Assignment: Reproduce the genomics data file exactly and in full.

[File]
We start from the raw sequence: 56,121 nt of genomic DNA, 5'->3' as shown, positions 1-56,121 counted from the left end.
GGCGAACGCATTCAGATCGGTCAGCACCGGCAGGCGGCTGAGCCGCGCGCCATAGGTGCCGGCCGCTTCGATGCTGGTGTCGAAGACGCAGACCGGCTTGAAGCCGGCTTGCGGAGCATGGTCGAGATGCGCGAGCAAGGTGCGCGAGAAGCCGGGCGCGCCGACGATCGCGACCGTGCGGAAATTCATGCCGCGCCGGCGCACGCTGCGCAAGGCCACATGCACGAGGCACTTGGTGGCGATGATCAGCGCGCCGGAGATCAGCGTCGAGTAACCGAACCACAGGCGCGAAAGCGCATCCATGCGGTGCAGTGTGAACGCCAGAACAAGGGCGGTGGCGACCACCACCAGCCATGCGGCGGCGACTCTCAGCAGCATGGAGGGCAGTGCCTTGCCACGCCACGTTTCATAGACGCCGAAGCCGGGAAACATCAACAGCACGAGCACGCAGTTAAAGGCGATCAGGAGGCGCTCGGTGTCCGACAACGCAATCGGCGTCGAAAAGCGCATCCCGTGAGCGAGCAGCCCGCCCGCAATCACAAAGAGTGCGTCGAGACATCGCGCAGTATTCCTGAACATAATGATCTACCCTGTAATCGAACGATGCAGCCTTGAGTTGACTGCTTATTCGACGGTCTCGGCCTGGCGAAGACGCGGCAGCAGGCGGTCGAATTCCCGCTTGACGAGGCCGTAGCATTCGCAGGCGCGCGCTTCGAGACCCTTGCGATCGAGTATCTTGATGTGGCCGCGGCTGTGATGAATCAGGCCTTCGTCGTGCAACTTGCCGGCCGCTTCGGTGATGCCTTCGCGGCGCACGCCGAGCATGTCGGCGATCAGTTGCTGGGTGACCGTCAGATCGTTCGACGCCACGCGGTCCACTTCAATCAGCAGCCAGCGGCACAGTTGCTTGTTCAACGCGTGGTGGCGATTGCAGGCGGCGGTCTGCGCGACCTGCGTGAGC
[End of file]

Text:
We start from the raw sequence: 56,121 nt of genomic DNA, 5'->3' as shown, positions 1-56,121 counted from the left end.
GGCGAACGCATTCAGATCGGTCAGCACCGGCAGGCGGCTGAGCCGCGCGCCATAGGTGCCGGCCGCTTCGATGCTGGTGTCGAAGACGCAGACCGGCTTGAAGCCGGCTTGCGGAGCATGGTCGAGATGCGCGAGCAAGGTGCGCGAGAAGCCGGGCGCGCCGACGATCGCGACCGTGCGGAAATTCATGCCGCGCCGGCGCACGCTGCGCAAGGCCACATGCACGAGGCACTTGGTGGCGATGATCAGCGCGCCGGAGATCAGCGTCGAGTAACCGAACCACAGGCGCGAAAGCGCATCCATGCGGTGCAGTGTGAACGCCAGAACAAGGGCGGTGGCGACCACCACCAGCCATGCGGCGGCGACTCTCAGCAGCATGGAGGGCAGTGCCTTGCCACGCCACGTTTCATAGACGCCGAAGCCGGGAAACATCAACAGCACGAGCACGCAGTTAAAGGCGATCAGGAGGCGCTCGGTGTCCGACAACGCAATCGGCGTCGAAAAGCGCATCCCGTGAGCGAGCAGCCCGCCCGCAATCACAAAGAGTGCGTCGAGACATCGCGCAGTATTCCTGAACATAATGATCTACCCTGTAATCGAACGATGCAGCCTTGAGTTGACTGCTTATTCGACGGTCTCGGCCTGGCGAAGACGCGGCAGCAGGCGGTCGAATTCCCGCTTGACGAGGCCGTAGCATTCGCAGGCGCGCGCTTCGAGACCCTTGCGATCGAGTATCTTGATGTGGCCGCGGCTGTGATGAATCAGGCCTTCGTCGTGCAACTTGCCGGCCGCTTCGGTGATGCCTTCGCGGCGCACGCCGAGCATGTCGGCGATCAGTTGCTGGGTGACCGTCAGATCGTTCGACGCCACGCGGTCCACTTCAATCAGCAGCCAGCGGCACAGTTGCTTGTTCAACGCGTGGTGGCGATTGCAGGCGGCGGTCTGCGCGACCTGCGTGAGC